My research concerns a wide variety of topics that revolve around a question: is it possible to reconcile economic prosperity with the sustainability of the environment, human relationships, leisure and happiness? In fact, economic growth has freed us from mass poverty, allowing access to consumer goods, education, healthcare, etc. But has also produced pervasive negative effects such as increasing ecological crises and an impoverishment of social and interpersonal relationships, resulting in recent decades in mass solitude. Furthermore, most of us are time squeezed: we live in a rush among hasty individuals. Finally, available measures indicate that the impact of economic growth on people's happiness has been disappointing. Discomfort, malaise, unhappiness, mental illness, suicides, addictions have grown in industrial societies. In recent years these issues have become very topical. Intense research has developed around them, involving all the social sciences, and attracting interest from the public. My activity on these issues has developed along three lines: research, dissemination, teaching.
My research on happiness has had international resonance. I have been invited as a keynote speaker to important international conferences, I have organized some of them, I have collaborated with institutions such as the OECD and the World Bank, participated in important international research panels and contributed to structuring and directing research groups on these issues in research institutions abroad. The large amount of research on these issues ended up providing evidence-based policies indicating a positive answer to my central question: how to reconcile economic prosperity with the various dimensions of sustainability.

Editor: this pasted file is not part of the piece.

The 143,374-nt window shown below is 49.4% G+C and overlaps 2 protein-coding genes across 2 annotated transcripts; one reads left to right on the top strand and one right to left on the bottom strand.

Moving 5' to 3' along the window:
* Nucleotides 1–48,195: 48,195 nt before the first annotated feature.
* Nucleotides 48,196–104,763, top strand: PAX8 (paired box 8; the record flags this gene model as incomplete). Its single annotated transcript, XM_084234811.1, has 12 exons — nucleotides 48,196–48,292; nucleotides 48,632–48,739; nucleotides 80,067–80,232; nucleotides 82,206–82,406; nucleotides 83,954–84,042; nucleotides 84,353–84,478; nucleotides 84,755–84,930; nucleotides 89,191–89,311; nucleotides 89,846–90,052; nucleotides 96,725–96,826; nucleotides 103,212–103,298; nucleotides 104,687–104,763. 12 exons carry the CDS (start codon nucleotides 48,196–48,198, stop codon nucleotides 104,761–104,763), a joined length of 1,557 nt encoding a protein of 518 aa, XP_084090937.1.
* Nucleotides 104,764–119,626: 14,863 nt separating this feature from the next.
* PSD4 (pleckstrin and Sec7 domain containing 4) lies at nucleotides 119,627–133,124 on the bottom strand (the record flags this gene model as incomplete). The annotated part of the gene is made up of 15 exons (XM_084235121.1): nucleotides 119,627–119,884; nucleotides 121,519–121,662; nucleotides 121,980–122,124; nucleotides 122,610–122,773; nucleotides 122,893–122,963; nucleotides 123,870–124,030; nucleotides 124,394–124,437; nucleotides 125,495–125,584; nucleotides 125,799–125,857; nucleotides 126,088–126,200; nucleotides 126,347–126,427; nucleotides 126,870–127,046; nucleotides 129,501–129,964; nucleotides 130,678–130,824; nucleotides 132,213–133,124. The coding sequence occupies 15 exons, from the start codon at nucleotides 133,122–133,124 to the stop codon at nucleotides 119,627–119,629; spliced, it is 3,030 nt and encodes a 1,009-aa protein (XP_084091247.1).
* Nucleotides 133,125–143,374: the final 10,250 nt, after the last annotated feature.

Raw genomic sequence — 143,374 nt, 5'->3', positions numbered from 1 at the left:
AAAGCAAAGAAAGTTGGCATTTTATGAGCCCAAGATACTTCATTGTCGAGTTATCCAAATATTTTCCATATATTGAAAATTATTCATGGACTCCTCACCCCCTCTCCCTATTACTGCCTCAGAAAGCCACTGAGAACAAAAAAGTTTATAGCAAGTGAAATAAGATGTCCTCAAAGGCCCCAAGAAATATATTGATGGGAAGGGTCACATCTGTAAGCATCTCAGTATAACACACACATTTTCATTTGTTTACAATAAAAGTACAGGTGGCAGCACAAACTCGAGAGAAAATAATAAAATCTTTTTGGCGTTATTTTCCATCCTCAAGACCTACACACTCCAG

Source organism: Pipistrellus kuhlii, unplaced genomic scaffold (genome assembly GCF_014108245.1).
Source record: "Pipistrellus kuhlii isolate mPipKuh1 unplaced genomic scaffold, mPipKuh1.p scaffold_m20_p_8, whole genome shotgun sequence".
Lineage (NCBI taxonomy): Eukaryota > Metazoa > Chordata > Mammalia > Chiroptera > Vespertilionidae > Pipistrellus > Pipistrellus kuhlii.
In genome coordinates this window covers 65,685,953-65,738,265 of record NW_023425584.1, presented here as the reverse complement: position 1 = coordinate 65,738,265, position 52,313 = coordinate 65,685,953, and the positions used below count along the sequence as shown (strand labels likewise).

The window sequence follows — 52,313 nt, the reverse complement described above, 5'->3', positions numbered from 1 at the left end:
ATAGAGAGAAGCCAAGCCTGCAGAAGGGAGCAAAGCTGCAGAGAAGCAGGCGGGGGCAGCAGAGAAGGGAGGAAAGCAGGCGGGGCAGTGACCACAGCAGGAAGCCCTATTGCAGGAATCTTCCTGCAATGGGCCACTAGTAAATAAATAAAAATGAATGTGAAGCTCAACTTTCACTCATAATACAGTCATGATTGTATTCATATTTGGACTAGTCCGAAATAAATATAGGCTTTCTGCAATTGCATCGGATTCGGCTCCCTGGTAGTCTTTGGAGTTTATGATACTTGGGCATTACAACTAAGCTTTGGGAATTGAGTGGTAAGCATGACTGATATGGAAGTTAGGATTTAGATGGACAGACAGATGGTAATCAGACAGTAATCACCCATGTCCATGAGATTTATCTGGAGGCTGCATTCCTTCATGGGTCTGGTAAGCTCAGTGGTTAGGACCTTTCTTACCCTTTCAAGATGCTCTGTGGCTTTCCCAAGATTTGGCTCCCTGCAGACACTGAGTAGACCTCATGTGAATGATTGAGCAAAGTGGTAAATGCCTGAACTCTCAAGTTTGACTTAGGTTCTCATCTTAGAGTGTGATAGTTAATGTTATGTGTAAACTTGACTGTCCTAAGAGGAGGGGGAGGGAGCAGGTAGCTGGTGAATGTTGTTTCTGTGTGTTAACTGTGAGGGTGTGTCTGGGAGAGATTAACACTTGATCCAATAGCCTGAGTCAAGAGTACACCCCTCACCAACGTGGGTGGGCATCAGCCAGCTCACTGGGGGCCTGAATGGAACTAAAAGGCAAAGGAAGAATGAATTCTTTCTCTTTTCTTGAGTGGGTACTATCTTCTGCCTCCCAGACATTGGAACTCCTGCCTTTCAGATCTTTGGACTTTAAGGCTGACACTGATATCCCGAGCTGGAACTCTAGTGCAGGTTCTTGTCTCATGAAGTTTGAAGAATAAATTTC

It is the great importance of these issues that motivates my dissemination activity, based on two books accessible to a wide audience. The first is the Manifesto for Happiness, a long-seller translated into 5 languages (forthcoming in English, published by Palgrave-McMillan) that has drawn attention from Italian and foreign media. The second, Ecology of Happiness, has been published in 2021 in Italian and it is being translated to English and Japanese. As for teaching, the University of Siena created a course of Happiness Economics (master’s degrees, 40 hours) and a 10-hour course on Happiness Economics within the PhD in Economics of the Tuscan universities. I regularly held both
Detailed information on my CV, teaching and my research activity is available at https://docenti-deps.unisi.it/stefanobartolini/